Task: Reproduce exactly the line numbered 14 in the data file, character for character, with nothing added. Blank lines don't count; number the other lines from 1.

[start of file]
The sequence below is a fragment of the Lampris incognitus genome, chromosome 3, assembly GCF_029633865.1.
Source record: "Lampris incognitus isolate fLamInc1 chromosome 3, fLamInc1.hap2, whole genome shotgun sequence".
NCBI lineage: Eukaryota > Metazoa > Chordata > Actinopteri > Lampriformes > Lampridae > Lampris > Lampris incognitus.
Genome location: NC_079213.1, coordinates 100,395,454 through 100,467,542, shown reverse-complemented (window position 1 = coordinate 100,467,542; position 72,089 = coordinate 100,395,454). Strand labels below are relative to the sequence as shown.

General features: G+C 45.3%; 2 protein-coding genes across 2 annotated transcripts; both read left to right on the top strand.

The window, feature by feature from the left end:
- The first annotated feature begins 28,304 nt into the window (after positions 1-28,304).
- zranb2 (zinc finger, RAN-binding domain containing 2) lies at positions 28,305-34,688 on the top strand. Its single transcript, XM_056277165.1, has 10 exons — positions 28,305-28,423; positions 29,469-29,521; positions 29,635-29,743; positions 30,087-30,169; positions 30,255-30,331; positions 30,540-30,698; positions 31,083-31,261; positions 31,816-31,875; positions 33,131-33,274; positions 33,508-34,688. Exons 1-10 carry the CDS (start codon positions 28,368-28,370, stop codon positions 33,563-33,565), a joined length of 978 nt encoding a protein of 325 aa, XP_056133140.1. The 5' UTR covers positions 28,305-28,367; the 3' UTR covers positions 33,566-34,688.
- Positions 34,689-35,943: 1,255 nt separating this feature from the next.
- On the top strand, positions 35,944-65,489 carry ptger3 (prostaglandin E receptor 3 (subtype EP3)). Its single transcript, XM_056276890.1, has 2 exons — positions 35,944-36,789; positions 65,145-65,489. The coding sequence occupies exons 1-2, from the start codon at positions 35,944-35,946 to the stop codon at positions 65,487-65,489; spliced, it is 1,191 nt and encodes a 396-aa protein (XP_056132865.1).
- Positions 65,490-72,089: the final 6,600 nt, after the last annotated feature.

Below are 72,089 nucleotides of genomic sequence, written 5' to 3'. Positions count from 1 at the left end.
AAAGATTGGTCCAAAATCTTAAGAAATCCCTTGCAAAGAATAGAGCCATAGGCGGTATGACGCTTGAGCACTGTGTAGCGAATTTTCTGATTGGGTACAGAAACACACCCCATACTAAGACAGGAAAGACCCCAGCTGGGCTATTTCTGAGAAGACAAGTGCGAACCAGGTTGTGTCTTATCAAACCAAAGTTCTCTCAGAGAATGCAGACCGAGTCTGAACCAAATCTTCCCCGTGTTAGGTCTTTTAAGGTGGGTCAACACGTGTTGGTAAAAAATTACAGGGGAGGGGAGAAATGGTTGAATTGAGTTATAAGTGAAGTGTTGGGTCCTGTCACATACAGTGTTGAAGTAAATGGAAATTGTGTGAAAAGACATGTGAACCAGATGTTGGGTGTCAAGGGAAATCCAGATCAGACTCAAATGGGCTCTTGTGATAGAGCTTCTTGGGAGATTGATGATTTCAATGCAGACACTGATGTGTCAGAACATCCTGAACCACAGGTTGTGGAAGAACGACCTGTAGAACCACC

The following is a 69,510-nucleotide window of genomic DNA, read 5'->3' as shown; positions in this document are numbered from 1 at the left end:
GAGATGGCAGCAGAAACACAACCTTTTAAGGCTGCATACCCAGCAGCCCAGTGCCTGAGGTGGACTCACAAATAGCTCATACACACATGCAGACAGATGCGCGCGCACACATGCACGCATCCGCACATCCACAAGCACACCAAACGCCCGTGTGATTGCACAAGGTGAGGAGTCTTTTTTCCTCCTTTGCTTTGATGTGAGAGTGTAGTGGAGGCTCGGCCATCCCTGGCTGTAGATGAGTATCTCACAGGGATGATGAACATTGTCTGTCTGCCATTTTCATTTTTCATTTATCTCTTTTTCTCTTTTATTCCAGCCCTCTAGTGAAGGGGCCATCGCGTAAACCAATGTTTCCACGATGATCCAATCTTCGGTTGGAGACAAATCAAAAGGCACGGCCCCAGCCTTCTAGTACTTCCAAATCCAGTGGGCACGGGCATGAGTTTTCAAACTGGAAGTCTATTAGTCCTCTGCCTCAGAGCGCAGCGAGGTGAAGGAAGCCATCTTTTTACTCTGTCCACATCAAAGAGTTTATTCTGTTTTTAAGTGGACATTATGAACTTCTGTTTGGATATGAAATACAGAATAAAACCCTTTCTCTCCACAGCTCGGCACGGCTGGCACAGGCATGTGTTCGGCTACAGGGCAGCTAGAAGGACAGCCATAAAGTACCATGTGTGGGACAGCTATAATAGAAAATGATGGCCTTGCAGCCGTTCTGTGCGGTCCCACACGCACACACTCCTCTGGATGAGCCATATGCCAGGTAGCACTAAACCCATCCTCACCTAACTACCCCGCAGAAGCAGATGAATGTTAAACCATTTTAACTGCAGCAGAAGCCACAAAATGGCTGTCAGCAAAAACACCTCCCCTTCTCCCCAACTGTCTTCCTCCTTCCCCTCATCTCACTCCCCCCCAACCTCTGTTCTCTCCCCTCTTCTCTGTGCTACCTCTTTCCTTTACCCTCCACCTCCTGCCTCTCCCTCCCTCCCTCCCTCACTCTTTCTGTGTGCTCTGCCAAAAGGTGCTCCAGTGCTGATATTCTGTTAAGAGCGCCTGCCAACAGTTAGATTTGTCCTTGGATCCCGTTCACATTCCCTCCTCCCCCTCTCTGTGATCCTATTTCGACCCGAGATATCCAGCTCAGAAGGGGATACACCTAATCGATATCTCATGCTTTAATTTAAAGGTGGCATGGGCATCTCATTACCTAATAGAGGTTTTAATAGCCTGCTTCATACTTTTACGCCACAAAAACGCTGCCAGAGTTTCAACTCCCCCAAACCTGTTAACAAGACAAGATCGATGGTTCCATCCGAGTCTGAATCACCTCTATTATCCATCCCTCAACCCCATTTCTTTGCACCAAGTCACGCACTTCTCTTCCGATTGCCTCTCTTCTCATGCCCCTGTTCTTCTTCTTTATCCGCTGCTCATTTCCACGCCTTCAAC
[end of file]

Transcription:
The following is a 69,510-nucleotide window of genomic DNA, read 5'->3' as shown; positions in this document are numbered from 1 at the left end: